Foster Care Friday: Moving Forward

This Foster Care Awareness Month, we’ve reflected on the thousands of young people and families affected by Nebraska’s child welfare system. 

We shared that low-income families, families of color, and LGBTQ+ identifying young people are especially vulnerable to child welfare system involvement – and often unnecessarily.

We shared that Nebraska’s data is particularly egregious, especially for low income, Black, and Native families. 

We shared that as a result, the harm Nebraska’s child welfare system can inflict disproportionately and unjustifiably falls on these communities, families, and young people, continuing cycles of trauma, poverty, and system involvement that are nearly impossible to escape. 

There is no doubt that Nebraska can do better. Families deserve to be supported, strengthened, and to thrive safely, without unnecessary system involvement.

Here are just a few things Nebraska Appleseed believes can help achieve this vision:

1. More direct supports to families to prevent child welfare system involvement altogether.

These supports should be culturally competent, provided within their communities, safely accessible to families without risk of being reported for needing them, and without unnecessary and unrealistic eligibility requirements.

These supports can include:

  • Direct cash assistance – Universal Basic Income, Increased Child Tax Credits, and Temporary Assistance to Needy Families (“TANF”)), all of which have been demonstrated to reduce child welfare cases significantly for low-income families. 
  • Increased medical care coverage and access – Especially including for children’s behavioral and mental health needs, affirming care for trans and other LGBTQ+ young people, substance use care, and support to pregnant and birthing people, across the state.
  • Increased access to safe and affordable housing.

2. A narrower “front door” into the child welfare system.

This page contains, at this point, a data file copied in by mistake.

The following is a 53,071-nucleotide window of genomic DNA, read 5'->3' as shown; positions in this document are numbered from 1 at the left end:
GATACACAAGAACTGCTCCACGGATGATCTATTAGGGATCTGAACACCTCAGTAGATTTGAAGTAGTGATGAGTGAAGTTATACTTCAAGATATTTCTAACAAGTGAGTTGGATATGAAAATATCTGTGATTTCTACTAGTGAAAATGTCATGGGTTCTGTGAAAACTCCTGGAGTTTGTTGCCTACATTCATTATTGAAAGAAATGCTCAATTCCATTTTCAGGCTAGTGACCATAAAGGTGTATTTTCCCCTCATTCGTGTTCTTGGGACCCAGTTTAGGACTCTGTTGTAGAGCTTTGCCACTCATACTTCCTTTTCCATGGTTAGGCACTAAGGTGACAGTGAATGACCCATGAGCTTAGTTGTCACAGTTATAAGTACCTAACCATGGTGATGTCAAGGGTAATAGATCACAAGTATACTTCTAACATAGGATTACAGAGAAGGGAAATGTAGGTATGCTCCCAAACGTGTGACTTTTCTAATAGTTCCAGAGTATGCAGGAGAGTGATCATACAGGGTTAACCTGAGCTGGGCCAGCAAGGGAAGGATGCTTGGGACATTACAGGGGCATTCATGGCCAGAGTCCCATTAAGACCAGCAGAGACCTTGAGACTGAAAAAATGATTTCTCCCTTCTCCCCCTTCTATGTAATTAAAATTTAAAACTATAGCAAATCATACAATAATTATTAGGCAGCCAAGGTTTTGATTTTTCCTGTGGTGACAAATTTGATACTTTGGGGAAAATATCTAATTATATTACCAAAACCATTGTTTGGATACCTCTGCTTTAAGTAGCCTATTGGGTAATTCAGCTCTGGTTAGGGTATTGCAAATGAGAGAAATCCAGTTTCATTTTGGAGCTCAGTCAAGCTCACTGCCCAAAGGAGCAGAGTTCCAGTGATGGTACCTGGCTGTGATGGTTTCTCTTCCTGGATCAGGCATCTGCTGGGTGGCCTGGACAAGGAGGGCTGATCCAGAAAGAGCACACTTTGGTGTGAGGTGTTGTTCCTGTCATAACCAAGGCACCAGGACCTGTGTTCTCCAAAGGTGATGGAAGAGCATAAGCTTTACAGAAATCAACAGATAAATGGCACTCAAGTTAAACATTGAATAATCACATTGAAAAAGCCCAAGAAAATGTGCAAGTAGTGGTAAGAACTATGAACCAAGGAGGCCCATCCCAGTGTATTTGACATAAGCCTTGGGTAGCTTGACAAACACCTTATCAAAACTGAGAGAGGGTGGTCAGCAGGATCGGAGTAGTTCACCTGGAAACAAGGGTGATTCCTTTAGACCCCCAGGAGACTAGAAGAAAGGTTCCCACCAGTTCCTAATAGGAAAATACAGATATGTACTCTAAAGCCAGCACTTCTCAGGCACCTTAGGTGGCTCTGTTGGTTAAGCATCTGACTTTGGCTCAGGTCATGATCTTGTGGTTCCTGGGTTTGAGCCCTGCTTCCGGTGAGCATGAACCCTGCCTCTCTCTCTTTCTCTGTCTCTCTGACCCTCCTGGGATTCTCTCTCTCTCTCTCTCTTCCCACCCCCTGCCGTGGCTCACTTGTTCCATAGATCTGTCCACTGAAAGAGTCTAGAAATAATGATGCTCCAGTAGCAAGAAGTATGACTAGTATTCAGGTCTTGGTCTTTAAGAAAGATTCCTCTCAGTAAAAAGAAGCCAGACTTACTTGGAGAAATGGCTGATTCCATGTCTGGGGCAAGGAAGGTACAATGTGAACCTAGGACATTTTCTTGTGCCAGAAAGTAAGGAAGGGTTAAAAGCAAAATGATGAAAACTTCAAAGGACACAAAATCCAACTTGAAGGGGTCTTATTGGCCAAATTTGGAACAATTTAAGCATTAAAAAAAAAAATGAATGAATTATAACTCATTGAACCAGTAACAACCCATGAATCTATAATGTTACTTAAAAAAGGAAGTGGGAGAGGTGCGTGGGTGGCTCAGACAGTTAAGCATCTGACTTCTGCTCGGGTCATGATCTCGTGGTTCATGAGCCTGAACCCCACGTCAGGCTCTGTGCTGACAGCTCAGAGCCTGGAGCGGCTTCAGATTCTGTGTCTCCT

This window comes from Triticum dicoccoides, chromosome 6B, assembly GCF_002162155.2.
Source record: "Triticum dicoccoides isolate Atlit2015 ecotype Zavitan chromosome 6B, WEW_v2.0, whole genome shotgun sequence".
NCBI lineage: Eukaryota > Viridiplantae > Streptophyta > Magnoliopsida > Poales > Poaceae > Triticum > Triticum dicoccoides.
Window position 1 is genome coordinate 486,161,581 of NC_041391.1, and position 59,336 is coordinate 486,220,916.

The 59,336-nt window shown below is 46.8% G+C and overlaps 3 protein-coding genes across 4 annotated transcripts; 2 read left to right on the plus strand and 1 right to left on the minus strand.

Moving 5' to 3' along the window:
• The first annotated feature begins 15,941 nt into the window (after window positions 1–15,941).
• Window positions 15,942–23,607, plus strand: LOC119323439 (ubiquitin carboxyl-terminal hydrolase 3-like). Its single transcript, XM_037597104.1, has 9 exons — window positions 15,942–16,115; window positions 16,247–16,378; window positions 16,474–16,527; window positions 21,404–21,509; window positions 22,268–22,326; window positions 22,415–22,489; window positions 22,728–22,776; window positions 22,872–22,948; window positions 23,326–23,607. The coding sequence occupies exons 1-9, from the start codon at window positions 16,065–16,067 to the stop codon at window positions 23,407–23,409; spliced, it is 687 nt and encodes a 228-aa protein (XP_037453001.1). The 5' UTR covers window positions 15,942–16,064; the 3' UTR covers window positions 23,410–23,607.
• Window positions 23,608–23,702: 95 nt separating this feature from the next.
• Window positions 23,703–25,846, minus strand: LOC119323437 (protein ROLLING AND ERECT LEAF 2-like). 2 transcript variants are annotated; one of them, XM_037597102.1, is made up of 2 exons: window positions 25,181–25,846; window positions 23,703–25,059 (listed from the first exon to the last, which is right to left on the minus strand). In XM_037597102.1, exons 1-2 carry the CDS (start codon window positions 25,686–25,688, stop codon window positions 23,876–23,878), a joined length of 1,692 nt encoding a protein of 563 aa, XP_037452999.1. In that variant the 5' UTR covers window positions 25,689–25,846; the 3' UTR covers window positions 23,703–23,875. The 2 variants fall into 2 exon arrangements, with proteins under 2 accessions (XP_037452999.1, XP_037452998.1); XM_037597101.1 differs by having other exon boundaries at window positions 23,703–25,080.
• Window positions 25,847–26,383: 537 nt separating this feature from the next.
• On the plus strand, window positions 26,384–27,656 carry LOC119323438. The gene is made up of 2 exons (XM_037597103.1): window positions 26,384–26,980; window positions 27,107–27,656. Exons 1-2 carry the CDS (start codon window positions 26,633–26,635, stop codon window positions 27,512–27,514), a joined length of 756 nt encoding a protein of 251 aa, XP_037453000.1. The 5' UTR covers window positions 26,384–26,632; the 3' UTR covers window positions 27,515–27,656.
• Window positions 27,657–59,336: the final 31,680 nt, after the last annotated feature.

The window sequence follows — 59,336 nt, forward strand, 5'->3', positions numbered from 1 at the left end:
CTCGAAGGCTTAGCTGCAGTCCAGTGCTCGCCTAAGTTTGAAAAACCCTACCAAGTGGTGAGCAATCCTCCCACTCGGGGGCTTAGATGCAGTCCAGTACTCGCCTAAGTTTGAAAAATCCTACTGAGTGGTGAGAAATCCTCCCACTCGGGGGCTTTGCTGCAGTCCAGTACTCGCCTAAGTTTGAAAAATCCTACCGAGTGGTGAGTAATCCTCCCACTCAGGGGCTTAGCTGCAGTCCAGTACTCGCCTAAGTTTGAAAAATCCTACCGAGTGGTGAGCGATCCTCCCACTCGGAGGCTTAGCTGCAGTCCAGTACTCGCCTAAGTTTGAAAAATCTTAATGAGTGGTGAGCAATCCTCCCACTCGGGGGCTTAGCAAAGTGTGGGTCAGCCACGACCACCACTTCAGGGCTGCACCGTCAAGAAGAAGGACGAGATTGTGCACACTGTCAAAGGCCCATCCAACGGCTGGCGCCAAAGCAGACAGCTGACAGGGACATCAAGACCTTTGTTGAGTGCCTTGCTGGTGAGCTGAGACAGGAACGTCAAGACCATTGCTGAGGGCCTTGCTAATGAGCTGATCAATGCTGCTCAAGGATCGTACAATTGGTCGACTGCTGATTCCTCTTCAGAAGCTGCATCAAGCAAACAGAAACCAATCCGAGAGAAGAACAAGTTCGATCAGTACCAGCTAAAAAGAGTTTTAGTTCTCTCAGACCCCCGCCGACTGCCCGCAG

The front door to the system decides which families get filtered into it and which don’t, including through child abuse and neglect reports, assessment and investigation of such reports, and the ultimate decision to open a child welfare case or not. Nebraska’s data demonstrates our front door is far too broad. Thoughtfully narrowing it can ensure families are only coming into the system when absolutely necessary, and can decrease opportunities for bias.

This can include: 

  • Narrowing our definition of child “neglect” such that families in poverty are not unnecessarily punished with child welfare cases. 

  • Narrowing our mandatory reporting requirements such that all persons, whether professionally trained or not, are not legally obligated to report every suspicion they have that a child may be unsafe.

3. Race & Equity considerations throughout a child welfare case.

This can include:

  • Mandatory training of all professionals involved in a child welfare case on racial, ethnic, cultural, LGBTQ+, and other equity related biases.

  • Consideration of a child and their family’s race, ethnicity, culture, and other identities at intake and throughout the case to check potential biases being used against them and/or to ensure a connection to such identities continues when removed from their home. 

  • Ensuring all placements as safe, affirming, and accommodating for all identities young people may hold, especially for LGBTQ+ and non-English speaking young people.

And so much more. 

Moving forward, there are so many brilliant and inspiring young people, parents, families, and advocates with lived child welfare system experience leading the charge to a better system for all. Nebraska Appleseed is committed to following their lead and working to achieve the future they envision, including in advocating for the above ideas. We are committed to this advocacy this Foster Care Awareness Month, and every month after that. 

Continue following our social media to learn about and support this work. In the meantime, reach out to share your experiences, story, or perspective. We’d love to hear from you!

    Leave a Comment

    Your email address will not be published. Required fields are marked *

    Scroll to Top